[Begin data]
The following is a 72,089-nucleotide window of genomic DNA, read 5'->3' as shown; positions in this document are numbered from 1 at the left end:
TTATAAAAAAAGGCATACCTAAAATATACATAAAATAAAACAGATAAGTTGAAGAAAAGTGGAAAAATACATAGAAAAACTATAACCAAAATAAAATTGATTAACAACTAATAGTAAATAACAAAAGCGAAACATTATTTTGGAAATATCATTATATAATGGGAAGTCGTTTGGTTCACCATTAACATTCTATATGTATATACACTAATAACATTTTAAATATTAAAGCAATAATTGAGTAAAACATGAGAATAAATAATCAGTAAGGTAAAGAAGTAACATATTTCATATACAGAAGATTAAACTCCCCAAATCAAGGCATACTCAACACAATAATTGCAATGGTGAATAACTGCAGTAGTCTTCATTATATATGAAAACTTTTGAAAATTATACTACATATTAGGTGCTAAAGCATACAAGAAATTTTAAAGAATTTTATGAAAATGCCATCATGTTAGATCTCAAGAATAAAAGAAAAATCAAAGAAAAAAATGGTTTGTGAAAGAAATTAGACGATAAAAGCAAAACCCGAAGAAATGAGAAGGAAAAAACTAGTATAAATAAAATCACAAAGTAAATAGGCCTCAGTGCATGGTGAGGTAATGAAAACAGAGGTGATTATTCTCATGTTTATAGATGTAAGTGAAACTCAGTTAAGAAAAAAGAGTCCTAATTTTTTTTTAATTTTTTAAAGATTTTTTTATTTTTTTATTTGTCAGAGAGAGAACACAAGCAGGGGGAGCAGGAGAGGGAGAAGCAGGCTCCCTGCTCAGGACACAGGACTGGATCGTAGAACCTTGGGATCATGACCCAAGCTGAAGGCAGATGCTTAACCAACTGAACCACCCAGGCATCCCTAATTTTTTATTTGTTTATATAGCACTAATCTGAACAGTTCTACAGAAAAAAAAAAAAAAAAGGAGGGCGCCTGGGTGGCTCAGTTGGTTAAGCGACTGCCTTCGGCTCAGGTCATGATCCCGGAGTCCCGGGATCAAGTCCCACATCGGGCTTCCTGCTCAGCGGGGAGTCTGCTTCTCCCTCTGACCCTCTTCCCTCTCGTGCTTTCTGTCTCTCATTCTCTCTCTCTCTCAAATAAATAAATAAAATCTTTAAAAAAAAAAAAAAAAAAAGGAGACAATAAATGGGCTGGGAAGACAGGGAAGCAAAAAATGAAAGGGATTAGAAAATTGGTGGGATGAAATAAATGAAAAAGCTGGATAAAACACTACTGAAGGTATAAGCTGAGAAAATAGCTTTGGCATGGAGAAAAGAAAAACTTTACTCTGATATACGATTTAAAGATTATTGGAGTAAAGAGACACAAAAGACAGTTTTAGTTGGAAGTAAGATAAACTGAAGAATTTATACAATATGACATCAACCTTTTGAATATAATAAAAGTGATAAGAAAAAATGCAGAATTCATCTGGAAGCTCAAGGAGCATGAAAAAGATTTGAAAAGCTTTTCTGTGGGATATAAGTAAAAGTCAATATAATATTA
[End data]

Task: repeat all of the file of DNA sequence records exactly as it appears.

The following is a 72,089-nucleotide window of genomic DNA, read 5'->3' as shown; positions in this document are numbered from 1 at the left end:
TTATAAAAAAAGGCATACCTAAAATATACATAAAATAAAACAGATAAGTTGAAGAAAAGTGGAAAAATACATAGAAAAACTATAACCAAAATAAAATTGATTAACAACTAATAGTAAATAACAAAAGCGAAACATTATTTTGGAAATATCATTATATAATGGGAAGTCGTTTGGTTCACCATTAACATTCTATATGTATATACACTAATAACATTTTAAATATTAAAGCAATAATTGAGTAAAACATGAGAATAAATAATCAGTAAGGTAAAGAAGTAACATATTTCATATACAGAAGATTAAACTCCCCAAATCAAGGCATACTCAACACAATAATTGCAATGGTGAATAACTGCAGTAGTCTTCATTATATATGAAAACTTTTGAAAATTATACTACATATTAGGTGCTAAAGCATACAAGAAATTTTAAAGAATTTTATGAAAATGCCATCATGTTAGATCTCAAGAATAAAAGAAAAATCAAAGAAAAAAATGGTTTGTGAAAGAAATTAGACGATAAAAGCAAAACCCGAAGAAATGAGAAGGAAAAAACTAGTATAAATAAAATCACAAAGTAAATAGGCCTCAGTGCATGGTGAGGTAATGAAAACAGAGGTGATTATTCTCATGTTTATAGATGTAAGTGAAACTCAGTTAAGAAAAAAGAGTCCTAATTTTTTTTTAATTTTTTAAAGATTTTTTTATTTTTTTATTTGTCAGAGAGAGAACACAAGCAGGGGGAGCAGGAGAGGGAGAAGCAGGCTCCCTGCTCAGGACACAGGACTGGATCGTAGAACCTTGGGATCATGACCCAAGCTGAAGGCAGATGCTTAACCAACTGAACCACCCAGGCATCCCTAATTTTTTATTTGTTTATATAGCACTAATCTGAACAGTTCTACAGAAAAAAAAAAAAAAAAGGAGGGCGCCTGGGTGGCTCAGTTGGTTAAGCGACTGCCTTCGGCTCAGGTCATGATCCCGGAGTCCCGGGATCAAGTCCCACATCGGGCTTCCTGCTCAGCGGGGAGTCTGCTTCTCCCTCTGACCCTCTTCCCTCTCGTGCTTTCTGTCTCTCATTCTCTCTCTCTCTCAAATAAATAAATAAAATCTTTAAAAAAAAAAAAAAAAAAAGGAGACAATAAATGGGCTGGGAAGACAGGGAAGCAAAAAATGAAAGGGATTAGAAAATTGGTGGGATGAAATAAATGAAAAAGCTGGATAAAACACTACTGAAGGTATAAGCTGAGAAAATAGCTTTGGCATGGAGAAAAGAAAAACTTTACTCTGATATACGATTTAAAGATTATTGGAGTAAAGAGACACAAAAGACAGTTTTAGTTGGAAGTAAGATAAACTGAAGAATTTATACAATATGACATCAACCTTTTGAATATAATAAAAGTGATAAGAAAAAATGCAGAATTCATCTGGAAGCTCAAGGAGCATGAAAAAGATTTGAAAAGCTTTTCTGTGGGATATAAGTAAAAGTCAATATAATATTA